Norepinephrine releasing agent
A norepinephrine releasing agent (NRA), also known as an adrenergic releasing agent, is a catecholaminergic type of drug which induces the release of norepinephrine (noradrenaline) and epinephrine (adrenaline) from the pre-synaptic neuron into the synapse. This in turn leads to increased extracellular concentrations of norepinephrine and epinephrine therefore an increase in adrenergic neurotransmission.
Uses and examples
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NRAs are used for a variety of clinical indications including the following:
- For the treatment of attention deficit hyperactivity disorder (ADHD) — e.g., amphetamine, methamphetamine, pemoline
- As anorectics in the treatment of obesity — e.g., amphetamine, phentermine, benzphetamine, phenmetrazine, aminorex
- As wakefulness-promoting agents in the treatment of narcolepsy — e.g., amphetamine, methamphetamine
- As nasal decongestants — e.g., levomethamphetamine, propylhexedrine, ephedrine, pseudoephedrine, phenylpropanolamine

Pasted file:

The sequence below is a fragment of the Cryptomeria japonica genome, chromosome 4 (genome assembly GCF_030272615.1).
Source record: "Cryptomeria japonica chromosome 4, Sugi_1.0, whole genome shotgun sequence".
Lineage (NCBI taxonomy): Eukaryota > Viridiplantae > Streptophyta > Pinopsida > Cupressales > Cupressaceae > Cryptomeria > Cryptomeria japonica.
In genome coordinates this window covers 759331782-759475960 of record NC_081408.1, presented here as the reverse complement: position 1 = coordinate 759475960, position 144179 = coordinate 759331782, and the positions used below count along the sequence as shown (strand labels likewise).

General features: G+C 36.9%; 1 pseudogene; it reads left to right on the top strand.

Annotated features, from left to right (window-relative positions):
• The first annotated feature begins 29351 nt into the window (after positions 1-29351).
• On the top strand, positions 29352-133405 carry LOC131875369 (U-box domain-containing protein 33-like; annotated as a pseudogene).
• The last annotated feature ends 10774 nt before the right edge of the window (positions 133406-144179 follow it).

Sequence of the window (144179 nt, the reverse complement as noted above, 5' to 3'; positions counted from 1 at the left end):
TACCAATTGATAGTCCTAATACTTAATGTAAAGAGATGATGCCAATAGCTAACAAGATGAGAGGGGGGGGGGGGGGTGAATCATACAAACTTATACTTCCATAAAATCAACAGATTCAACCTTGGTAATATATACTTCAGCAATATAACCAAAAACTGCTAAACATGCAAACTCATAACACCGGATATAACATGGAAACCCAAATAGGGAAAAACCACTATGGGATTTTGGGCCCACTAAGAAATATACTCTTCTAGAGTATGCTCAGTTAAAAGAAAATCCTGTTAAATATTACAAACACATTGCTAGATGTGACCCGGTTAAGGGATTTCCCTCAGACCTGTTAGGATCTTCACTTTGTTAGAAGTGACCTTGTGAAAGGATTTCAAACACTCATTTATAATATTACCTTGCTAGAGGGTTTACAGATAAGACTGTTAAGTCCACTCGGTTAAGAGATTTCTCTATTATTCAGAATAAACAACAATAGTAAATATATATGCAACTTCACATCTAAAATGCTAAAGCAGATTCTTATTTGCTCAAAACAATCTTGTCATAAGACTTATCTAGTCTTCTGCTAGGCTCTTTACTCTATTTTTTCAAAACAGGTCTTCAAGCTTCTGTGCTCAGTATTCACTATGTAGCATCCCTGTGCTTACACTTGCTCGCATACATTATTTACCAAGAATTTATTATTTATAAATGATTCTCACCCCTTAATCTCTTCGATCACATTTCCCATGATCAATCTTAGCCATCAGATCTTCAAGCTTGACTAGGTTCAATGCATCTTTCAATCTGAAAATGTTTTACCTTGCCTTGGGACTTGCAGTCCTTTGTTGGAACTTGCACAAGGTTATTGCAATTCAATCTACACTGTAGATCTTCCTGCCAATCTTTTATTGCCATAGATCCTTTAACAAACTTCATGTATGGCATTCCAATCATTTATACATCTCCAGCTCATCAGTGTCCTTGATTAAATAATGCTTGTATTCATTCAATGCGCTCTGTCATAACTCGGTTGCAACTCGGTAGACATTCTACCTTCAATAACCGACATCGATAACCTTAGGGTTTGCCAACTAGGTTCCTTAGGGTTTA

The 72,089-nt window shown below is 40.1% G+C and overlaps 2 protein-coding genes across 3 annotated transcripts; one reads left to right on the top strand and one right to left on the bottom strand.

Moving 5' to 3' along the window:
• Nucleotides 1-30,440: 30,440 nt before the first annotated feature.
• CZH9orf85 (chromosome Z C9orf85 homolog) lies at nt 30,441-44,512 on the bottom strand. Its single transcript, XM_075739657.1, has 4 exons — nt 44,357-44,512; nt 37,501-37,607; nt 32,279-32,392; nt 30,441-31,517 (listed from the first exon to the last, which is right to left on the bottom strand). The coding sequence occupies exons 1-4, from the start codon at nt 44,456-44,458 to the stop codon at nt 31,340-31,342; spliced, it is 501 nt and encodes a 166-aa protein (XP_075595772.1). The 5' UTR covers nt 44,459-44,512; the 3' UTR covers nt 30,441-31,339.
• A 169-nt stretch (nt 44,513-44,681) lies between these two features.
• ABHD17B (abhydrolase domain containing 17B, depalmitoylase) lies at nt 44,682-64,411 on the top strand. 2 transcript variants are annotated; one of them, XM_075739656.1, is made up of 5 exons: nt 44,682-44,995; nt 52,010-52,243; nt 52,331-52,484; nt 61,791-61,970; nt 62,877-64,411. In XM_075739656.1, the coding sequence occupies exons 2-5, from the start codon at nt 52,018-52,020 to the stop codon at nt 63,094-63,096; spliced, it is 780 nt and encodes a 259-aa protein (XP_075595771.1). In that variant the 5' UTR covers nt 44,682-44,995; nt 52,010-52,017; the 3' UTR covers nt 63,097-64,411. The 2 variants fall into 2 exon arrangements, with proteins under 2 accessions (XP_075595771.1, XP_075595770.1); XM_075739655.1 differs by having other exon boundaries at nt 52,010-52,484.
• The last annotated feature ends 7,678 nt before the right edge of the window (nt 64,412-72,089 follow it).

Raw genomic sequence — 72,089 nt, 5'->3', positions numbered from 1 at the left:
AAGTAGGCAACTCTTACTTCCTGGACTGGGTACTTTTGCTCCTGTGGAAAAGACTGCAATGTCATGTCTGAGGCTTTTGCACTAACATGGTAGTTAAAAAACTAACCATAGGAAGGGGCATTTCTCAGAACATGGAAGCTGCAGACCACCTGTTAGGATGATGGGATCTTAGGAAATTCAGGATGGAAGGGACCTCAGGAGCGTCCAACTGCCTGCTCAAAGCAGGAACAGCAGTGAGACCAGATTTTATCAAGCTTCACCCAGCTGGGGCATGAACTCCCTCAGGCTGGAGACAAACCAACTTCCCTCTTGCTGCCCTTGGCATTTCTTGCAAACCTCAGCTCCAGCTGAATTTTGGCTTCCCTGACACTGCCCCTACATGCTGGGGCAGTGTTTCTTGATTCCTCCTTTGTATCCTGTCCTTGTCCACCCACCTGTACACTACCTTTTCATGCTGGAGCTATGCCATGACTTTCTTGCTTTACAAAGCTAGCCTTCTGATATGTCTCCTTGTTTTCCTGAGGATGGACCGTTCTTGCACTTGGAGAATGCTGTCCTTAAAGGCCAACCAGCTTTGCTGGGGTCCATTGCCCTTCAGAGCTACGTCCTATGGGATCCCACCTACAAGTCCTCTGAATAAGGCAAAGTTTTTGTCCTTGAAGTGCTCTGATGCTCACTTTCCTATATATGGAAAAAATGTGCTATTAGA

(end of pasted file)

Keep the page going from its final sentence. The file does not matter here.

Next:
They are also used as recreational drugs, though this is typically reserved only for those that also induce the release of serotonin and/or dopamine like amphetamine, methamphetamine, MDMA, mephedrone, and 4-methylaminorex, among others.
Cathine and cathinone are NRAs found naturally in Catha edulis. Ephedrine and pseudoephedrine are also found naturally in Ephedra sinica. Both of these plants are used medicinally (and recreationally as well regarding the former). The endogenous trace amines phenethylamine and tyramine are NRAs found in many animals, including humans.
Selective NRAs include ephedrine, pseudoephedrine, phenylpropanolamine, levomethamphetamine, phentermine, and bupropion. These drugs also release dopamine to a much lesser extent however, and bupropion is also a nicotinic acetylcholine receptor antagonist.
- Keith Parker; Laurence Brunton; Goodman, Louis Sanford; Lazo, John S.; Gilman, Alfred (2006). Goodman & Gilman's The Pharmacological Basis of Therapeutics (11 ed.). New York: McGraw-Hill. ISBN 0-07-142280-3.
- Thomas L. Lemke; David A. Williams, eds. (2007). Foye's Principles of Medicinal Chemistry (6 ed.). Baltimore: Lippincott Williams & Wilkins. ISBN 0-7817-6879-9.